ECT or electroconvulsive therapy, popularly known as shock therapy, can even cause stress and fear when you hear its name. It should be noted at the outset that, contrary to popular belief, ECT is a safe and effective way to treat depression and schizophrenia that have not responded to common medications.
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How is ECT performed?
In this method, certain parts of the brain are stimulated by small electrical waves. This stimulation is done by a professional and trained team, which also includes a psychiatrist.
When do we use ECT?
ECT is used when other treatments, such as medication and psychotherapy, have been ineffective in treating the disorder.
The patient is anesthetized by a specialist team before having an ECT.
What diseases and disorders can ECT be treated for?
The Food and Drug Administration and the American Psychiatric Association have approved ECT for the following diseases and disorders:
- Major Depression
- Bipolar disorder
- Schizoaffective disorder
- People with the following conditions will benefit from ECT:
- Patients have not responded to medication and psychotherapy.
- Patients who are at high risk of suicide due to their illness
- Patients who need immediate treatment
- Pregnant women with severe mental illness
- Elderly people with severe mental disorders
Research has shown that performing ATC is safer than medication for severe disorders in old age and pregnancy.
Is ECT treatment definitive?
Although ECT is a very effective method in the treatment of severe mental disorders, but we should know that it will not cause definitive treatment and eradication of the disorder, but many patients after ECT will need maintenance treatment, including medication. It will be therapy / psychotherapy or even re-ECT.
Benefits and risks of ECT
Before performing ECT, the advantages and disadvantages of this method should be considered. For most patients with severe mental disorders, the risk of medication is higher than ECT. Especially when the patient is at risk of suicide or does not eat for reasons such as catatonia and is exposed to malnutrition and dehydration, the risk of continuing treatment with drugs will be very high.
What are the complications of ECT?
In ancient times, electroconvulsive therapy was performed without anesthesia, while today, before ECT, anesthesia consultation is performed by an anesthesiologist and the patient will be anesthetized.
Complications of ECT include a combination of anesthetic drugs and brain stimulation effects that will be transient.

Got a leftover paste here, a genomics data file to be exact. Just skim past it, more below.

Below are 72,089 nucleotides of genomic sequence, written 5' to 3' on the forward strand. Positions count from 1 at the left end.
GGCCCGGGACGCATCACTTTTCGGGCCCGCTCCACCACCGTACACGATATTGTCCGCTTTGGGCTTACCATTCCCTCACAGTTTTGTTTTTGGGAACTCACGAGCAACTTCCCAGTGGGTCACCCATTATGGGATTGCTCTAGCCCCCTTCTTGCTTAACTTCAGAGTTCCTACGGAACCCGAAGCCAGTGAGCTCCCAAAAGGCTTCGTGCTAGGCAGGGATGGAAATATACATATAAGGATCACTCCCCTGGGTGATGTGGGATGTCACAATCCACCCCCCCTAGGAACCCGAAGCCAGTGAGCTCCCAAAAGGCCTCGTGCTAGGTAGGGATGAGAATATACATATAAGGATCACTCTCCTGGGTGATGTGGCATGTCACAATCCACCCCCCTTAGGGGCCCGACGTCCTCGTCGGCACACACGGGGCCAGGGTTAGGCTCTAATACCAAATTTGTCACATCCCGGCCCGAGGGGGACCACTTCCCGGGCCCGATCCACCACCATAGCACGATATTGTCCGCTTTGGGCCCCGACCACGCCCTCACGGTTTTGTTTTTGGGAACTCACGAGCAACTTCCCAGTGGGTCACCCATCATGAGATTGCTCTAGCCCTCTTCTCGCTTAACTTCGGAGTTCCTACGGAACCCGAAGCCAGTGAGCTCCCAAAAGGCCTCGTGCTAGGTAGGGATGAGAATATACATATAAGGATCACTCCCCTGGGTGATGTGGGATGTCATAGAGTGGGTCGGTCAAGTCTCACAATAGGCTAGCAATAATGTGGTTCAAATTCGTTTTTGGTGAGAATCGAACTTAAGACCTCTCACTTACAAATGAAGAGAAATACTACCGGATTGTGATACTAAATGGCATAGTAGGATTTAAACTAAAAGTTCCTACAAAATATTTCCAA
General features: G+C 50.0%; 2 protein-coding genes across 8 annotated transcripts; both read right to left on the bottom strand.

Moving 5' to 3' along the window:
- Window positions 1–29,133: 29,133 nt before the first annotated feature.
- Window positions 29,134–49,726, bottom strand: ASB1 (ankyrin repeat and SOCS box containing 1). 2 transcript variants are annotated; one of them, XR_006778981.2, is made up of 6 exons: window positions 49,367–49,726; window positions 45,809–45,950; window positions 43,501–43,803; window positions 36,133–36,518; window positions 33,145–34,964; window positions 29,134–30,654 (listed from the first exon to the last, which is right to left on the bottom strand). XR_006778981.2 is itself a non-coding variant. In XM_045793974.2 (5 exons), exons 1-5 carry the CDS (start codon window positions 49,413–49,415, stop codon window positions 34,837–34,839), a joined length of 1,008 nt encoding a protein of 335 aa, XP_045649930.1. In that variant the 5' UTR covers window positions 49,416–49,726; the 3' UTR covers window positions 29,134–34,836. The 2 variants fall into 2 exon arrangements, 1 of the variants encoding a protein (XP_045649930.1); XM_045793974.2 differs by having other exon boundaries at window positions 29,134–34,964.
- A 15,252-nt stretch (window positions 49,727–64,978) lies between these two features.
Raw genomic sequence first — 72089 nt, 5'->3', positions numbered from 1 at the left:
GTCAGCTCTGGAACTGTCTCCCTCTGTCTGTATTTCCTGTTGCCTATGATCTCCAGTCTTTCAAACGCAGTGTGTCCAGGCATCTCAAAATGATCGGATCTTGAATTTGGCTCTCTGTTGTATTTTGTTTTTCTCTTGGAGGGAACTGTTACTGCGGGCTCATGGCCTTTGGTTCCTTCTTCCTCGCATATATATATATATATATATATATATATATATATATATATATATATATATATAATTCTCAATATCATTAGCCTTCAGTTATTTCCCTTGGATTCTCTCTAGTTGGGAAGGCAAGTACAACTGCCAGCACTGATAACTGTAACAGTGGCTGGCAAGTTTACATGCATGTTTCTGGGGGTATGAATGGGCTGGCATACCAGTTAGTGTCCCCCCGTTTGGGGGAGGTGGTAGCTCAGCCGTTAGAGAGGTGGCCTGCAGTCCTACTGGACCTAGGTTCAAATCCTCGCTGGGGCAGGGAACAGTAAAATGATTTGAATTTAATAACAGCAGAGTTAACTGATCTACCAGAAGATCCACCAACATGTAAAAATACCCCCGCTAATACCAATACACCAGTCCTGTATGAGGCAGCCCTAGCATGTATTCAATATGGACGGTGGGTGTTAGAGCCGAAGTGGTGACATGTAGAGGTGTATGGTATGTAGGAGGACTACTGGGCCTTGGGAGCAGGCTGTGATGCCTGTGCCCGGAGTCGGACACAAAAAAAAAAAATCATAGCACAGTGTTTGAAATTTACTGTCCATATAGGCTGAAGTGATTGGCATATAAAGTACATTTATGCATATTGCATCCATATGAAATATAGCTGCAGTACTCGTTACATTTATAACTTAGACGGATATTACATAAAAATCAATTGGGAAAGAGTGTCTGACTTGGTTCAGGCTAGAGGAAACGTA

ECT can cause temporary memory loss and learning disabilities in the short term.
Some patients may have difficulty remembering the events that occurred in the weeks before the treatment session after the CT scan. In most cases, memory impairment resolves within two months, but in some cases it may take longer.
The most common complications on the day of ECT are:
- Mild memory loss (for example does not remember events close to therapy time).
These side effects may last for hours to days after ECT and usually resolve on their own.
Steps to perform ECT
Prior to ECT, the patient undergoes a thorough examination of the body, a complete blood cell count, a chest radiograph and even an ECG.
If the patient’s illness is not very severe, the doctor should be informed of the procedure before ECT and discuss all the treatment conditions and their advantages and disadvantages with the patient and his family.
At each CT session, the patient goes under general anesthesia, then the electrodes are attached to a specific part of the scalp, and the stimulation of the brain will be done by a short series of electrical controlled pulses. As a result, it improves mental disorders.
The patient becomes conscious after about ten minutes without feeling anything from the treatment time.
How many sessions of ECT are needed?
Usually the sessions of an ECT treatment course are as follows:
The patient has two to three sessions of treatment per week to increase the total to six or twelve sessions.
In general, the schedule and number of sessions depend on the severity of the disease and the rate of response to treatment.
It should be noted that in extensive studies, ECT has been very effective for major depressive disorder and the disorder has been well controlled and treated in 80% of patients.
One of the reasons for the need for ECT is in patients who are in the catatonic phase. Catatonic patients may not eat or drink water for many days and may also cause serious harm to themselves (such as amputation, removal of the eyeball, etc.).
Catatonic patients are very restless and dangerous in this phase. ECT is very important in the catatonic phase, which can lead to injury, malnutrition and dehydration.